Few Americans really know much about the Amish culture or the philosophy behind it. Originating in Germany and East Europe, the Amish are a people who are non-violent, guided by their religious beliefs as stated in their guidebook know as the Ordnung and who have chosen to preserve their way of living in a separatist setting. Without the so-called modern conveniences of the 21st century, they embrace the values of family and friendship as they draw their life from the land and are supported and strengthened by their faith. Membership in the Church comes only in adulthood after a time known as Rumspringa, a period during which teens are free to explore friendships, employment, and even living in the outside world among non-Amish folk called the "English." When one of these young people determines that the Amish life is what they choose, they return fully, are baptized into the Church, and become a permanent member of the community.
This novel tells the story of an Amish teen who is in the midst of his Rumspringa and who is found unconscious right next to the dead body of an "English" girl, holding the weapon that killed her. He is charged with her murder, placed in prison to await trial--a world that is totally foreign to him and against which he has no protection. He is truly like a lamb being led to the slaughter. An elderly local attorney has taken over his defense, but he feels completely unprepared to try the case. Mrs Geneva Morgan, matriarch of a local family that is prominent and whose businesses employ a large number of the citizenry, calls in an attorney from a New York law firm in the hopes that someone from outside the area can better find the real killer.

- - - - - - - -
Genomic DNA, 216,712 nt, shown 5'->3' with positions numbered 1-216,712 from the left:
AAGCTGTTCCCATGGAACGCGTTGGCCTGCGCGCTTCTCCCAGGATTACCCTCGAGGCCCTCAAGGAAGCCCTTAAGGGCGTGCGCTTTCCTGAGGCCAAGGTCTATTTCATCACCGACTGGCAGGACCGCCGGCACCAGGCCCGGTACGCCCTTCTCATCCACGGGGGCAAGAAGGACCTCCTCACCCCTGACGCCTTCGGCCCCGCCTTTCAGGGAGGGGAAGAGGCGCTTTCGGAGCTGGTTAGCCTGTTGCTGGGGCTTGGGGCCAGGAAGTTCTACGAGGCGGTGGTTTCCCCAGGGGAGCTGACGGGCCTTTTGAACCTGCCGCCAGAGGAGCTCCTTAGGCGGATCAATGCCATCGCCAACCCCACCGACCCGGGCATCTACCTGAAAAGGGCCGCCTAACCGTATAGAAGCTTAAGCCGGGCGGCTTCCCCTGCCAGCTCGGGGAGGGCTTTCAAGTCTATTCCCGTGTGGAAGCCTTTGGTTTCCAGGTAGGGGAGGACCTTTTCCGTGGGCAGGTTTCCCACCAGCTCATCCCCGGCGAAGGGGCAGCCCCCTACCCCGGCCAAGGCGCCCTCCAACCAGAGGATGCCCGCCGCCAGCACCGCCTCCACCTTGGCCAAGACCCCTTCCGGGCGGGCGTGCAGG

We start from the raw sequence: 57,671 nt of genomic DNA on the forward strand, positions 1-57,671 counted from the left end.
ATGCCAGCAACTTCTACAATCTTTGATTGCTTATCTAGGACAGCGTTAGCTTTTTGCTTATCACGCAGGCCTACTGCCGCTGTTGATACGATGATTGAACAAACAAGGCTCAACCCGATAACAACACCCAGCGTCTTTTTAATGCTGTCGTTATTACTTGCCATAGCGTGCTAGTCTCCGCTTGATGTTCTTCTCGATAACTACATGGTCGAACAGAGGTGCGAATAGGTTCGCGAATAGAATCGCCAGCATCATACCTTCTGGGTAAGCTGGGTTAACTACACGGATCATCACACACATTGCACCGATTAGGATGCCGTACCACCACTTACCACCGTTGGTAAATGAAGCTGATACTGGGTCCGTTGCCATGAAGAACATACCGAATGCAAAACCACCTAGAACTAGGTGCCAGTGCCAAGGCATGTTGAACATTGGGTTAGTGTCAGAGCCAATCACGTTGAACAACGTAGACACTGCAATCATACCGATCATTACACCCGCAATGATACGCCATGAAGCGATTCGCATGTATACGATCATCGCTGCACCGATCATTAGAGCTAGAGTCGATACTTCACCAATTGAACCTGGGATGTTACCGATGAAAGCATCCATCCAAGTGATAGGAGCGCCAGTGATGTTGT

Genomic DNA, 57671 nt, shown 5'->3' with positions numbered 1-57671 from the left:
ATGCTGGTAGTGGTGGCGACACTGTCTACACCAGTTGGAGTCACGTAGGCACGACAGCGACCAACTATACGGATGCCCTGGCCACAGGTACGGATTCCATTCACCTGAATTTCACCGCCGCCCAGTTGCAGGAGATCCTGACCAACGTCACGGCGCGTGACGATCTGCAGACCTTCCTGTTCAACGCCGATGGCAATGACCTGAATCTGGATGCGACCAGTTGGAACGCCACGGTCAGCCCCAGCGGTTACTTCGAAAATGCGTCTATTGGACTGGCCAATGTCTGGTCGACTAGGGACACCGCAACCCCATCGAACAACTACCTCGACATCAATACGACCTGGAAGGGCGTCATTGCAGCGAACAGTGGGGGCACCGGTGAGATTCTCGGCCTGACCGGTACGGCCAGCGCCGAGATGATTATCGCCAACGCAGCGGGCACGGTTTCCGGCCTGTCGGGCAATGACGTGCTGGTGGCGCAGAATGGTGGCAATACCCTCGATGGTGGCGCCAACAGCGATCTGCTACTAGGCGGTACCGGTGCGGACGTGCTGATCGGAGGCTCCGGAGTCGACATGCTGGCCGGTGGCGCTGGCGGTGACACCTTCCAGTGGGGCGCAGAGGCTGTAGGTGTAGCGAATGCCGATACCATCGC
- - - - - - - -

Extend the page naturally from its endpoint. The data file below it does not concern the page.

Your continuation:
Jessica Langdon is relatively new as a member of a private law firm having begun her law career as an assistant district attorney. Her firm wants her to get a plea agreement and close the case quickly. But Jessica doesn't feel that is the right thing to do, especially after meeting the accused and meeting his family. She is also introduced to Mrs. Morgan's son, Trey, the actual CEO of the Morgan Family holdings. He is reserved, overbearing, sometimes friendly and sometimes not, convinced of Thomas' guilt, and resentful that his mother is making such a fuss and getting involved with what is turning out to be a very controversial case.
This is a wonderful look-see into the Amish culture and how it clashes with the "English" world. It is a story that is full of friendship and caring, and the developing attraction between Jessica and Trey is central to the book. It is also about Jessica's own journey toward professional maturity as she must make some decisions that could well put her relationship with her father in danger.
Marta Perry writes out of her own experience and exposure to the Amish culture as a life-long resident of Pennsylvania. She writes with respect and admiration for the strength of their connections to one another, their values and the positive influences they bring to any community in which they interact. She has created a novel that is one more of her "keep-the-reader-on-the-edge-of-the-chair" stories, with twists and turns and surprises all throughout the narrative. Probably a seasoned mystery reader will find the resolution to the tale more easily, but this is still a great book and holds the reader's interest from start to finish. While Jessica and Trey's love story is central to the tale, this is not erotic romance but gentle and winsome. It is truly a delightful book.
So I recommend it to all who enjoy contemporary romance and who enjoy discovering ways of living that are out of the ordinary. I give this novel a rating of 4 out of 5.